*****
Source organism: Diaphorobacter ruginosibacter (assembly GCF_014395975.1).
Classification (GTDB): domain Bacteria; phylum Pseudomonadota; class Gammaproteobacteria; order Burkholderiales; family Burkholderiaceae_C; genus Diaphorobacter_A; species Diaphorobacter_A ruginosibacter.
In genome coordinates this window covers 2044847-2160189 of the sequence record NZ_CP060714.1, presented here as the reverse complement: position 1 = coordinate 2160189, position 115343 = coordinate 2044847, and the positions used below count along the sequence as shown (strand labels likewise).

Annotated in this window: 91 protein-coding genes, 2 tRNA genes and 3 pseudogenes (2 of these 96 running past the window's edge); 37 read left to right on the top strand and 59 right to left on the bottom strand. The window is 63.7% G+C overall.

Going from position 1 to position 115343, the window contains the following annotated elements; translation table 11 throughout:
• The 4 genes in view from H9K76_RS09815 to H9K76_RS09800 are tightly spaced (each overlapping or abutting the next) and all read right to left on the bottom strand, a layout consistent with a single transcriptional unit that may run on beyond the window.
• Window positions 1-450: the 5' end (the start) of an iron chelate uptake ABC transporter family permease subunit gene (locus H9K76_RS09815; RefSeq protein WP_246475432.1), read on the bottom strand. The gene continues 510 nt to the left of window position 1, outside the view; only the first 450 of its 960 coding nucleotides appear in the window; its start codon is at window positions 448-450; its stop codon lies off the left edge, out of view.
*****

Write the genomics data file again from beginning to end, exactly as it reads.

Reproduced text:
Source organism: Diaphorobacter ruginosibacter (assembly GCF_014395975.1).
Classification (GTDB): domain Bacteria; phylum Pseudomonadota; class Gammaproteobacteria; order Burkholderiales; family Burkholderiaceae_C; genus Diaphorobacter_A; species Diaphorobacter_A ruginosibacter.
In genome coordinates this window covers 2044847-2160189 of the sequence record NZ_CP060714.1, presented here as the reverse complement: position 1 = coordinate 2160189, position 115343 = coordinate 2044847, and the positions used below count along the sequence as shown (strand labels likewise).

Annotated in this window: 91 protein-coding genes, 2 tRNA genes and 3 pseudogenes (2 of these 96 running past the window's edge); 37 read left to right on the top strand and 59 right to left on the bottom strand. The window is 63.7% G+C overall.

Going from position 1 to position 115343, the window contains the following annotated elements; translation table 11 throughout:
• The 4 genes in view from H9K76_RS09815 to H9K76_RS09800 are tightly spaced (each overlapping or abutting the next) and all read right to left on the bottom strand, a layout consistent with a single transcriptional unit that may run on beyond the window.
• Window positions 1-450: the 5' end (the start) of an iron chelate uptake ABC transporter family permease subunit gene (locus H9K76_RS09815; RefSeq protein WP_246475432.1), read on the bottom strand. The gene continues 510 nt to the left of window position 1, outside the view; only the first 450 of its 960 coding nucleotides appear in the window; its start codon is at window positions 448-450; its stop codon lies off the left edge, out of view.